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>> rudy is the belgium journalist and filmmaker. you just saw him behind that documentary. he joins us from brussels. rudy, thank you so much for being with us. first of all, i hope you and your family and friends are all safe today. >> it's a small margin because we were supposed to be taking footage from where the bottom exploded, so we were lucky. >> let's talk about this. you and i had a conversation from when that documentary first aired. the attacks in brussels are devastating. what makes brussels or belgium an unique target or unique place for these attacks? >> well, brussels--brussels is the capital of europe. it is also the seat where nato headquarters is based. and it's a small country with a lot of connections as well as
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germany, london, france, paris. and you have this--this amount of jihadi fighters who came from the areas, the suburbs of brussels. you have all the elements for a jihadi storm. >> when you were talking with these people, did you get a sense that these disaffected youth where the work class, there is high unemployment, some may have been in prison for petty crimes. how do you make the connection with that and the breeding ground for potential european-born terrorists. >> the problem is wider than that. because when you make the profile of a lot of these jiha jihadis who left, you have this small criminals, the problem of
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no jobs, education failed, but at the same time you have quite a lot of jihadi kids who are from well middle class, so it is not only that. it looks like we've lost--a small part, but a part of a generation. that makes it very strange. because syria is near. they go there. they feel this sense of injustice about what is happening there. the double standards in international politics. at the same time they are collective as if they weren't entering some sort of a sect. they're disconnected with their friends, their family, then they left. and then their minds were more blown up over there in raqqa and syria, and then they come back and do these things. >> you talk to mothers who raised their sons in what seemed to be normal environments, fun-filled, good homes, loving homes. what do these mothers say why it is that their sons are attracted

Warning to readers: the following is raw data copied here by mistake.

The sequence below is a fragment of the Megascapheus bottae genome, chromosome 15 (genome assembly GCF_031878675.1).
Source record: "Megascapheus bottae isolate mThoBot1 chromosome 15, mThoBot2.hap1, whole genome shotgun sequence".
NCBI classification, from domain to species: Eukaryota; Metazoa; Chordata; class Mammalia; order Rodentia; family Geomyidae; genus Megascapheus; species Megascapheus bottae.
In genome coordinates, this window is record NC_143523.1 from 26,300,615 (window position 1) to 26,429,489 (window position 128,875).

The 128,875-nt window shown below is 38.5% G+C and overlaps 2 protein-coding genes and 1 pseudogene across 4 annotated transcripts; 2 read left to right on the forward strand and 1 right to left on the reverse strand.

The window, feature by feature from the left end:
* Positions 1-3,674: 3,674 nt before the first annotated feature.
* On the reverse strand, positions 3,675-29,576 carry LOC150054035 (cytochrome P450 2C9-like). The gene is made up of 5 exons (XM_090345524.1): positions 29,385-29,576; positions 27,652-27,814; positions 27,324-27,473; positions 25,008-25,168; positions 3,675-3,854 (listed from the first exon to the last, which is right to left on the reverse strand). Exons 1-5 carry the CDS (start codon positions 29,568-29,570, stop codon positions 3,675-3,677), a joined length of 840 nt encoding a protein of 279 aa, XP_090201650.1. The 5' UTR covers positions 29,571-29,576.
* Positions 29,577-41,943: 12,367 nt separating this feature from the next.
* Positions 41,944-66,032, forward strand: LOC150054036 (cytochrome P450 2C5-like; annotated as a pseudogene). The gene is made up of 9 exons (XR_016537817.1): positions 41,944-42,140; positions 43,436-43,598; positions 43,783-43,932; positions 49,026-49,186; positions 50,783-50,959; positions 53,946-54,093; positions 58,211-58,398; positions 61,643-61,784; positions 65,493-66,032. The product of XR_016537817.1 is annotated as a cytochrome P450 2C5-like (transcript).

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to this? >> they don't understand. there is a lot of shame. there is a lot of shame about what their sons did. you must imagine how do they feel. some of them came from belgium. how do they feel after they seek after that on the internet, the movies of their sons cutting off heads and things like that. which is very disturbing for them. at the same time they try to cope with it, and that's very embarrassing for them. i spoke with mothers who don't follow the cliché of how it's supposed to be. for them its difficult to understand. they even have other kids, and they don't fit into this pattern, either. but not to forget the latest people they arrested here in spruce else, also those who did these attacks, you know, these are also--there is a connection with some part of criminals.
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small-time criminals but heavy criminals, which is very disturbing. >> we were just speaking to our last guest about that. the fact that sometimes these neighborhoods are look prisons and some of these people have been to prisons so there is a lot of similarity. you met with a man, a young imam, working with boys in the community to try to prevent radicalization. there are examples of this here in america all over the place. can these imams with their words win the battle that hits these kids over the internet or social media or in molenbeek, in these small communities where the radicals seem to have more sway than the moderates? >> yes, by the way, i sat next to him on a live show this evening here on belgium public television. he is now even more outspoken than he was last year. he said that he felt really